Genome complexity: importance of epigenetics (Introduction)

by dhw, Saturday, April 01, 2017, 10:38 (870 days ago) @ David Turell

QUOTES: "At the start, Lamarck might have been pilloried as a religious heretic, but in modern times, it is the orthodoxy of science – and especially Darwin’s untouchable theory of evolution – that has caused his name to be treated as a joke. Yet by the end of his career, Darwin himself had come around; even without the benefit of molecular biology, he could see that random changes were not fast enough to support his theory in full.”
"A unified theory of evolution should combine both neo-Lamarckian and neo-Darwinian aspects to expand our understanding of how environment impacts evolution. The contributions of Lamarck more than 200 years ago should not be discounted because of Darwin, but instead integrated to generate a more impactful and insightful theory. Likewise, genetics and epigenetics must not be seen as conflicting areas, but instead, integrated to provide a broader repertoire of molecular factors to explain how life is controlled.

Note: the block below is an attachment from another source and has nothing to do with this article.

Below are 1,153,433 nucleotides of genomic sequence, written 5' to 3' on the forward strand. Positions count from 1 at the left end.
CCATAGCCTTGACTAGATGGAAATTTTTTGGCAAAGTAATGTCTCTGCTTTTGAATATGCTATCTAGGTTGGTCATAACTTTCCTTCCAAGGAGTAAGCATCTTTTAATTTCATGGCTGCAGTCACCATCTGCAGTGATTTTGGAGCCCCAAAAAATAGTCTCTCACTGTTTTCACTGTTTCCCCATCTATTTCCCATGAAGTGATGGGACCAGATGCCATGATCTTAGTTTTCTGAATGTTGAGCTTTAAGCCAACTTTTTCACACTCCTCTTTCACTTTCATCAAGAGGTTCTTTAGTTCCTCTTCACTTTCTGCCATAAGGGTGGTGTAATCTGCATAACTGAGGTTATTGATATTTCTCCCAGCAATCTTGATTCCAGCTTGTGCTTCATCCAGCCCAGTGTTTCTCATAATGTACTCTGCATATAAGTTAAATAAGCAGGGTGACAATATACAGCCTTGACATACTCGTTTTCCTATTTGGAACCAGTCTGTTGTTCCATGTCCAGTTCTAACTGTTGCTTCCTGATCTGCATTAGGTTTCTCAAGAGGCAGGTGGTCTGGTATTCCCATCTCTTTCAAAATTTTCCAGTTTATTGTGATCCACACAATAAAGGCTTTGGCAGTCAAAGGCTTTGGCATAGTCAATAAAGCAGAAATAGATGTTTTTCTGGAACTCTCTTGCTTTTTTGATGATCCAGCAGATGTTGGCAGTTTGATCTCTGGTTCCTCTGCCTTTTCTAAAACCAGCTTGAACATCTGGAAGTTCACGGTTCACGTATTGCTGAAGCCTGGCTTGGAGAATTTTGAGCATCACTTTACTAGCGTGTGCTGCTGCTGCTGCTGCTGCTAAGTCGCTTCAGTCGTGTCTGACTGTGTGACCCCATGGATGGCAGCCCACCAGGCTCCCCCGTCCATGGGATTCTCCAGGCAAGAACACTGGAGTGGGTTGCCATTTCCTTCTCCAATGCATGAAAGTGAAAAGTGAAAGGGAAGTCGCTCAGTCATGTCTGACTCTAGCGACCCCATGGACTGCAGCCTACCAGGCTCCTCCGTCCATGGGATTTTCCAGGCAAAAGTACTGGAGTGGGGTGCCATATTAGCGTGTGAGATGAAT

I couldn’t agree more. I did not know that Darwin had come round to Lamarckism. Good for him. It ties in neatly with his prophecy that fields of inquiry would be opened “on the direct action of external conditions”.

QUOTE: “Much as Lamarck suggested, changes in the environment literally alter our biology. And even in the absence of continued exposure, the altered biology, expressed as traits or in the form of disease, is transmitted from one generation to the next.”

Although of course far from conclusive, this supports the hypothesis that organisms have a mechanism that enables them not only to adapt to changing conditions, but also to exploit them by creating new “traits”: what I have called an autonomous inventive mechanism which, in the light of our discussion on the weaverbird, might also be called a designing intelligence.


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